Ann Florini is a nonresident senior fellow in the Foreign Policy program at Brookings, and a professor of public policy at Singapore Management University. She works on global governance, energy policy, and the public roles of private corporations.
Previously, Florini was a professor and the founding director for the Centre on Asia and Globalisation at the National University of Singapore. From 1997 to 2002, she was a senior associate at the Carnegie Endowment for International Peace, and from 1996 to 1997, she served as research director of the Rockefeller Brothers Fund Project on World Security. She was a senior researcher with the Center for International and Strategic Affairs at University of California, Los Angeles (UCLA) from 1987 to 1992, and from 1983 to 1987 she worked for the United Nations Association of the United States of America, where she created and directed the Project on Multilateral Issues and Institutions.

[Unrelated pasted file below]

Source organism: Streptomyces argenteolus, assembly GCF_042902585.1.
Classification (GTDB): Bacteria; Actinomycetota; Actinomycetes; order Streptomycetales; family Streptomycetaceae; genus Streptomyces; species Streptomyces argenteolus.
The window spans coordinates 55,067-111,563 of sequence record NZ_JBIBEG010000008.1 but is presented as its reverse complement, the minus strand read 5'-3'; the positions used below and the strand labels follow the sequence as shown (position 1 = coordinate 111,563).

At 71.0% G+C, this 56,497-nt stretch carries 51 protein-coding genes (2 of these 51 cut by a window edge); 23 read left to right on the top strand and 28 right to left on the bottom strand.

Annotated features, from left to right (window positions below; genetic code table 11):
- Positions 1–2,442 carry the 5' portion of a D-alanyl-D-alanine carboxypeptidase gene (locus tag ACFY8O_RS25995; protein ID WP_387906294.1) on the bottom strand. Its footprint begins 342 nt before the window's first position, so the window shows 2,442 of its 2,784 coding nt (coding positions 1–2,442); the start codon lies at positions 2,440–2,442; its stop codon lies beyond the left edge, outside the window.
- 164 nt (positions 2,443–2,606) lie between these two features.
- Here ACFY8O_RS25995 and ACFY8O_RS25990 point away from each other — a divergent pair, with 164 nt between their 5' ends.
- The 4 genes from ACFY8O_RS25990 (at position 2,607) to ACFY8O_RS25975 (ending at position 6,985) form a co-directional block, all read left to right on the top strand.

Her book “The Coming Democracy: New Rules for Running a New World” (Island Press, 2003/Brookings Institution Press, 2005) was praised as “a beautifully written, highly accessible, authoritative explanation of how the world is changing and what we can do about those changes.” Her edited volume, “The Third Force: The Rise of Transnational Civil Society” (Carnegie Endowment for International Peace, 2000), was critically acclaimed as a “superb volume” that “makes the case for a new understanding of transnational civil society. She is a co-author of the monograph “Secrets for Sale: How Commercial Satellite Imagery Will Change the World” (Carnegie Endowment for International Peace, 2000). Her articles have appeared in such journals as Disarmament Diplomacy, Foreign Policy, Harvard International Review, International Security, International Studies Quarterly, Issues in Science and Technology, New Perspectives Quarterly, and WorldLink. She is also the author of numerous book chapters, monographs, and policy briefs.
Ann Florini received her doctorate in political science from UCLA and a master’s in public affairs from Princeton University.